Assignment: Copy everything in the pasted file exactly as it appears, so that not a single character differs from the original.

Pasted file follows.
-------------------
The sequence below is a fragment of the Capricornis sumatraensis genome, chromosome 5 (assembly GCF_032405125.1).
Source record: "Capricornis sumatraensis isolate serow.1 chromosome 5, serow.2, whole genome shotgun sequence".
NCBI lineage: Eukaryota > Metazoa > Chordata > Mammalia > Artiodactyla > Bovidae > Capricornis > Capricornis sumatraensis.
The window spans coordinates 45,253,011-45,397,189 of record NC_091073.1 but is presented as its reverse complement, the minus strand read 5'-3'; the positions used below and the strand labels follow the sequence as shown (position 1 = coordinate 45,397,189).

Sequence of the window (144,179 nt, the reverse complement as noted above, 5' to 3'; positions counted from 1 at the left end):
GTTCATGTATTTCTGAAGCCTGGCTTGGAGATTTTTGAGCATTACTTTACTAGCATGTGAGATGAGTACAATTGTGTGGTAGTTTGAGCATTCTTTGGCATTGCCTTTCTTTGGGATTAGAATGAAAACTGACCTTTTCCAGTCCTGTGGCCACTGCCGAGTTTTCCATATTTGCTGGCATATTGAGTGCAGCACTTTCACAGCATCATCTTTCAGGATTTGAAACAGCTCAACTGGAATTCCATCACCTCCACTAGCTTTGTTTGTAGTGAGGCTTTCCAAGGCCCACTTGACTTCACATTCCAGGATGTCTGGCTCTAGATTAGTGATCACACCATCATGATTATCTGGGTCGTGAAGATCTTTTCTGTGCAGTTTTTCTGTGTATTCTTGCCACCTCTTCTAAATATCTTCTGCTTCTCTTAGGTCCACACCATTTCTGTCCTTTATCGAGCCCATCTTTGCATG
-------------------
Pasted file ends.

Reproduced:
The sequence below is a fragment of the Capricornis sumatraensis genome, chromosome 5 (assembly GCF_032405125.1).
Source record: "Capricornis sumatraensis isolate serow.1 chromosome 5, serow.2, whole genome shotgun sequence".
NCBI lineage: Eukaryota > Metazoa > Chordata > Mammalia > Artiodactyla > Bovidae > Capricornis > Capricornis sumatraensis.
The window spans coordinates 45,253,011-45,397,189 of record NC_091073.1 but is presented as its reverse complement, the minus strand read 5'-3'; the positions used below and the strand labels follow the sequence as shown (position 1 = coordinate 45,397,189).

Sequence of the window (144,179 nt, the reverse complement as noted above, 5' to 3'; positions counted from 1 at the left end):
GTTCATGTATTTCTGAAGCCTGGCTTGGAGATTTTTGAGCATTACTTTACTAGCATGTGAGATGAGTACAATTGTGTGGTAGTTTGAGCATTCTTTGGCATTGCCTTTCTTTGGGATTAGAATGAAAACTGACCTTTTCCAGTCCTGTGGCCACTGCCGAGTTTTCCATATTTGCTGGCATATTGAGTGCAGCACTTTCACAGCATCATCTTTCAGGATTTGAAACAGCTCAACTGGAATTCCATCACCTCCACTAGCTTTGTTTGTAGTGAGGCTTTCCAAGGCCCACTTGACTTCACATTCCAGGATGTCTGGCTCTAGATTAGTGATCACACCATCATGATTATCTGGGTCGTGAAGATCTTTTCTGTGCAGTTTTTCTGTGTATTCTTGCCACCTCTTCTAAATATCTTCTGCTTCTCTTAGGTCCACACCATTTCTGTCCTTTATCGAGCCCATCTTTGCATG